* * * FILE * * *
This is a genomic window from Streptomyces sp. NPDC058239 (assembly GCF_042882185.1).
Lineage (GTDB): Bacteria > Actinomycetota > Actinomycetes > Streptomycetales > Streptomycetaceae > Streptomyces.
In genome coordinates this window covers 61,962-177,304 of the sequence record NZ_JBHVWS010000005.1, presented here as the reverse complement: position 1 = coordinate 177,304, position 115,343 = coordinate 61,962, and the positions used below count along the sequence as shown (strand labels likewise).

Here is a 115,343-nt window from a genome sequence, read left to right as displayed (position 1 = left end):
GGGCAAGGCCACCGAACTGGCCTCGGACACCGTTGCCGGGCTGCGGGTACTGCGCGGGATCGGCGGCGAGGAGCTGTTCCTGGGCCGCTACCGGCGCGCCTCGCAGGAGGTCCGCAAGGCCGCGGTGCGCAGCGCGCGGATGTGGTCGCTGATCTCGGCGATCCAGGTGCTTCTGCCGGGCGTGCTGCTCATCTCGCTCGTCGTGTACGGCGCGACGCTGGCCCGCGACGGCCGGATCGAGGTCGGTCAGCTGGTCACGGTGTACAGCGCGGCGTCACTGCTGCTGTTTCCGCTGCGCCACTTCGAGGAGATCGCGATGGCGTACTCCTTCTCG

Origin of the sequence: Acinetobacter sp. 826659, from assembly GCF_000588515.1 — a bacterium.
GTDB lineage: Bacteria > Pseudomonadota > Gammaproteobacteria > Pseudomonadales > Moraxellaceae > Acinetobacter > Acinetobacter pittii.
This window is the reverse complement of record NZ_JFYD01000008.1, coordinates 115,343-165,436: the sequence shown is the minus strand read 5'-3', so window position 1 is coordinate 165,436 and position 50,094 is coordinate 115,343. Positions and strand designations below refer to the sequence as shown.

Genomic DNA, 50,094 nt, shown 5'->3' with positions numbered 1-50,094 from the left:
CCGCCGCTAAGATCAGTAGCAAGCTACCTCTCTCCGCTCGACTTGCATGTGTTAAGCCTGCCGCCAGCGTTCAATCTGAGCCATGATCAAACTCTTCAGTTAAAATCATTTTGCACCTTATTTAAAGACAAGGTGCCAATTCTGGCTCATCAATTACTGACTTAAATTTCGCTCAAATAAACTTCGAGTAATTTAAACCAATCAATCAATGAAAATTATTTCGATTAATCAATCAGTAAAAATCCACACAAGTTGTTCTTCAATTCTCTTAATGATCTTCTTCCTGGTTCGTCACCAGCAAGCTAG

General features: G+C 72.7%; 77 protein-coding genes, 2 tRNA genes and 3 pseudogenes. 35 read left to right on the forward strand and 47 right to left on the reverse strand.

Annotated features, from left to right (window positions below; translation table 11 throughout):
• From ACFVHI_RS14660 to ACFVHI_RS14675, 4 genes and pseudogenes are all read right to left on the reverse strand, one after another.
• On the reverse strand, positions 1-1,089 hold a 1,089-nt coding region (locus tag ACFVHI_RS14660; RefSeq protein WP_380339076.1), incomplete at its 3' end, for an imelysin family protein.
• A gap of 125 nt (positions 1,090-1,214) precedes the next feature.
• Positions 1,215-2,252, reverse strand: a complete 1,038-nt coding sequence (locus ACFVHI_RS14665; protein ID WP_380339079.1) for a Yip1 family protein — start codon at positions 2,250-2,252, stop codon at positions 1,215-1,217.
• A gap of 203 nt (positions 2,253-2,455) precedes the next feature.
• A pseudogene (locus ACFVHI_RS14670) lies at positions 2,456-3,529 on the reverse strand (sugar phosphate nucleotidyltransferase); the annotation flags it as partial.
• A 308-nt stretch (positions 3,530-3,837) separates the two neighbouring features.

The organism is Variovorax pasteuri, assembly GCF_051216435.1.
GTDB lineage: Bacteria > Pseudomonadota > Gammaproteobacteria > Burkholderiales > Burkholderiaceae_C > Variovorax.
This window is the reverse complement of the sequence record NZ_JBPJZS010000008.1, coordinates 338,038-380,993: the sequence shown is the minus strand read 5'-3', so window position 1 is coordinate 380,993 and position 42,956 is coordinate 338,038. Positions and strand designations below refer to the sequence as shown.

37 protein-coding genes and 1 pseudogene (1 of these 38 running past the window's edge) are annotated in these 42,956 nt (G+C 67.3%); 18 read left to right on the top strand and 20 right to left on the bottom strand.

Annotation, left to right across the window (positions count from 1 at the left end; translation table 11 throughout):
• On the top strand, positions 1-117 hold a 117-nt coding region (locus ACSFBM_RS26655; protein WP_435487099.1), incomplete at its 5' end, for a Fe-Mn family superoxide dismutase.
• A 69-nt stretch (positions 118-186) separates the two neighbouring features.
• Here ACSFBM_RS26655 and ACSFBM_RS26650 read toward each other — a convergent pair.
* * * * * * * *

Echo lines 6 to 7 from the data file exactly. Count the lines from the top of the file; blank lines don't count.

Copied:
Origin of the sequence: Acinetobacter sp. 826659, from assembly GCF_000588515.1 — a bacterium.
GTDB lineage: Bacteria > Pseudomonadota > Gammaproteobacteria > Pseudomonadales > Moraxellaceae > Acinetobacter > Acinetobacter pittii.